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PROSITE documentation PDOC60028

Scorpion calcine family signature





Description

Toxins of the scorpion calcine family bind directly to ryanodine receptors (RyRs), intracellular channel targets of the endoplasmic reticulum, and induce long lasting channel openings in a mode of smaller conductance. They have the ability to translocate into cells by crossing the plasma membrane [1,2,3].

Toxins of scorpion calcine family are highly basic 33-amino acid peptides that present three disulfide bridges (C1-C4, C2-C5, and C3-C6) and fold along a knottin or inhibitor cystine knot motif (see <PDOC60004>) [1,2,3] [E1]. Their three dimensional structure consists of a compact disulfide-bonded core from which emerge loops and the N-terminus. The main element of regular secondary structure is a double-stranded antiparallel β-sheet. A third peripheral extended strand is almost perpendicular to the double-stranded antiparallel β-sheet [2,4]. Scorpion calcine mimic the activating segment of the dihydropyridine receptor II-III loop, which interacts with a region of the ryanodine receptor (see <PDB:1C6W>) [1,2,5].

This family includes:

  • Imperatoxin-A (IpTx A) from Pandinus imperator (Emperor scorpion).
  • Opicalcin-1 and -2 from Opistophthalmus carinatus (African yellow leg scorpion).
  • Maurocalcin (MCa) from Scorpio maurus palmatus (Chactoid scorpion).

We have developed a pattern that contains six conserved cysteines with a C-C-CC-C-C cysteine arrangement.

Expert(s) to contact by email:

Ramakumar S.

Last update:

February 2006 / First entry.

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Technical section

PROSITE method (with tools and information) covered by this documentation:

SCORPION_CALCINE, PS60028; Scorpion calcine family signature  (PATTERN)


References

1AuthorsGurrola G.B. Arevalo C. Sreekumar R. Lokuta A.J. Walker J.W. Valdivia H.H.
TitleActivation of ryanodine receptors by imperatoxin A and a peptide segment of the II-III loop of the dihydropyridine receptor.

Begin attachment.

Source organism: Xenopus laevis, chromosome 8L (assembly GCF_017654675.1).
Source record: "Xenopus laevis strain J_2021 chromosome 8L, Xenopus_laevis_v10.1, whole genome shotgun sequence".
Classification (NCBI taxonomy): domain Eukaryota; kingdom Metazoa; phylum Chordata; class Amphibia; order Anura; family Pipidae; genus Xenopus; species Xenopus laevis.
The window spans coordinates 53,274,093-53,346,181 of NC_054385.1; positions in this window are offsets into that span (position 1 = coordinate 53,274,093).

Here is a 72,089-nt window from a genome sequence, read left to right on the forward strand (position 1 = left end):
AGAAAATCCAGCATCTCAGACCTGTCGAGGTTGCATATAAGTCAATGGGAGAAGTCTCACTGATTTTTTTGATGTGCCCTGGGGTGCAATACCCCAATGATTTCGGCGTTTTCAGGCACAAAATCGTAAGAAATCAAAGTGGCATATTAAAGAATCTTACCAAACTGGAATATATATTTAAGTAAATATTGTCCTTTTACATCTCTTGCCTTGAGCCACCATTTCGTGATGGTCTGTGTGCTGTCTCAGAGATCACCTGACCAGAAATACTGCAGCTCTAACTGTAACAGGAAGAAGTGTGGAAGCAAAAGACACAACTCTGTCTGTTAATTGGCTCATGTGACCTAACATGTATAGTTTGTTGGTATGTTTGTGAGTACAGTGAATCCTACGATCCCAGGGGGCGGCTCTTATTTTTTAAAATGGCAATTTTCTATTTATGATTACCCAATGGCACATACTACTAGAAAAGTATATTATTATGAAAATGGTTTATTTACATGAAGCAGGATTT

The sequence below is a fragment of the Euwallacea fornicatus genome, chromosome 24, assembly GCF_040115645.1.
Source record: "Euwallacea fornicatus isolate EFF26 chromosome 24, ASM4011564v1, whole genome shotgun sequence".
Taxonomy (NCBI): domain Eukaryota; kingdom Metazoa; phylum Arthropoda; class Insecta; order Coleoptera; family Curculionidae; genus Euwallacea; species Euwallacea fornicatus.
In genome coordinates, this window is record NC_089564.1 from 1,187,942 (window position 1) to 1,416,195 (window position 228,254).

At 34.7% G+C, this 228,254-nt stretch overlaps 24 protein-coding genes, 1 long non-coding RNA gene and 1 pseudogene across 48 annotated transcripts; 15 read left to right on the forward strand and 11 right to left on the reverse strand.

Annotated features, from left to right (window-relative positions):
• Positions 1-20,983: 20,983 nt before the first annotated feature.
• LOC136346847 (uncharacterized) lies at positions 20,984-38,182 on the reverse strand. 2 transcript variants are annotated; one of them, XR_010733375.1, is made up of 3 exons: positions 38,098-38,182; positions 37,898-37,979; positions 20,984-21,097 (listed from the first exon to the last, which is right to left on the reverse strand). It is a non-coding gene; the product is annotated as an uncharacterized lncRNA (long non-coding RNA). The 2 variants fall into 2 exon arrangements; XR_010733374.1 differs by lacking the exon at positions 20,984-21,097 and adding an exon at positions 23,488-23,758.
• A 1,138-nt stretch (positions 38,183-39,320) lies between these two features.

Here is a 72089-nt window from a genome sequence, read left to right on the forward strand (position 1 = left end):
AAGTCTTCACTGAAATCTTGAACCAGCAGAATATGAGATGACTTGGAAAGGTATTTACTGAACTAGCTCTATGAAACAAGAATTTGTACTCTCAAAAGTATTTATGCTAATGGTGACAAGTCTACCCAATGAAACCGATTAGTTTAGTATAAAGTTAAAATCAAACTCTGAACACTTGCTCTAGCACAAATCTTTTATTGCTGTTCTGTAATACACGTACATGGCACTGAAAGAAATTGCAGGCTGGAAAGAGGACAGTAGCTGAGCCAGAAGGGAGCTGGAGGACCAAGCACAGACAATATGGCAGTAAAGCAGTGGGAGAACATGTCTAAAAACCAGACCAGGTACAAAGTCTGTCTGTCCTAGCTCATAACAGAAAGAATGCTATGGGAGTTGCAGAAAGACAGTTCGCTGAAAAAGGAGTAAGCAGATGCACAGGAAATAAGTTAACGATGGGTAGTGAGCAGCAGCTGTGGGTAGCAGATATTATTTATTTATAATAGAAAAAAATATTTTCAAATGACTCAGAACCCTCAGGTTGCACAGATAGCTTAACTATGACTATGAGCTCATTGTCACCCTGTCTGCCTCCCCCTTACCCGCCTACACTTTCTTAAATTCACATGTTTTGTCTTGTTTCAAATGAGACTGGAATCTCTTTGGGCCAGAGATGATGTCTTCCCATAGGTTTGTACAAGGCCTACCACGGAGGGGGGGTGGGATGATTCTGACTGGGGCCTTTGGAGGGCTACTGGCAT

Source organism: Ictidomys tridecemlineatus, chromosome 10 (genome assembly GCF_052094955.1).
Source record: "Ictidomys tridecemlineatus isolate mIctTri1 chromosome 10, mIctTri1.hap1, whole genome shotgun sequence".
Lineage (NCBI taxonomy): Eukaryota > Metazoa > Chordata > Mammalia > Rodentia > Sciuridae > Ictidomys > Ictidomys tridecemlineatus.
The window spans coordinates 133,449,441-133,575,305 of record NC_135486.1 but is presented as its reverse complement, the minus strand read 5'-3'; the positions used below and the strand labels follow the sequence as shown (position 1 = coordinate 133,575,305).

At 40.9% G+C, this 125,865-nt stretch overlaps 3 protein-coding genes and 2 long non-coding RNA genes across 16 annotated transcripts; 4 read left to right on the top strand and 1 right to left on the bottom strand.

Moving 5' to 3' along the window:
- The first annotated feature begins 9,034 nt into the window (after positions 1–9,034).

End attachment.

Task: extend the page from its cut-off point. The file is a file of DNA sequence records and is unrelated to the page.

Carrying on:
SourceJ. Biol. Chem. 274:7879-7886(1999).
PubMed ID10075681

2AuthorsFajloun Z. Kharrat R. Chen L. Lecomte C. Di Luccio E. Bichet D. El Ayeb M. Rochat H. Allen P.D. Pessah I.N. De Waard M. Sabatier J.M.
TitleChemical synthesis and characterization of maurocalcine, a scorpion toxin that activates Ca(2+) release channel/ryanodine receptors.
SourceFEBS. Lett. 469:179-185(2000).
PubMed ID10713267

3AuthorsEsteve E. Mabrouk K. Dupuis A. Smida-Rezgui S. Altafaj X. Grunwald D. Platel J.-C. Andreotti N. Marty I. Sabatier J.-M. Ronjat M. De Waard M.
TitleTransduction of the scorpion toxin maurocalcine into cells. Evidence that the toxin crosses the plasma membrane.
SourceJ. Biol. Chem. 280:12833-12839(2005).
PubMed ID15653689
DOI10.1074/jbc.M412521200

4AuthorsMosbah A. Kharrat R. Fajloun Z. Renisio J.-G. Blanc E. Sabatier J.-M. El Ayeb M. Darbon H.
TitleA new fold in the scorpion toxin family, associated with an activity on a ryanodine-sensitive calcium channel.
SourceProteins 40:436-442(2000).
PubMed ID10861934
DOI10.1002/1097-0134(20000815)40:3<436::AID-PROT90>3.0.CO;2-9

5AuthorsGreen D. Pace S. Curtis S.M. Sakowska M. Lamb G.D. Dulhunty A.F. Casarotto M.G.
TitleThe three-dimensional structural surface of two beta-sheet scorpion toxins mimics that of an alpha-helical dihydropyridine receptor segment.
SourceBiochem. J. 370:517-527(2003).
PubMed ID12429019
DOI10.1042/BJ20021488

E1Sourcehttp://knottin.cbs.cnrs.fr



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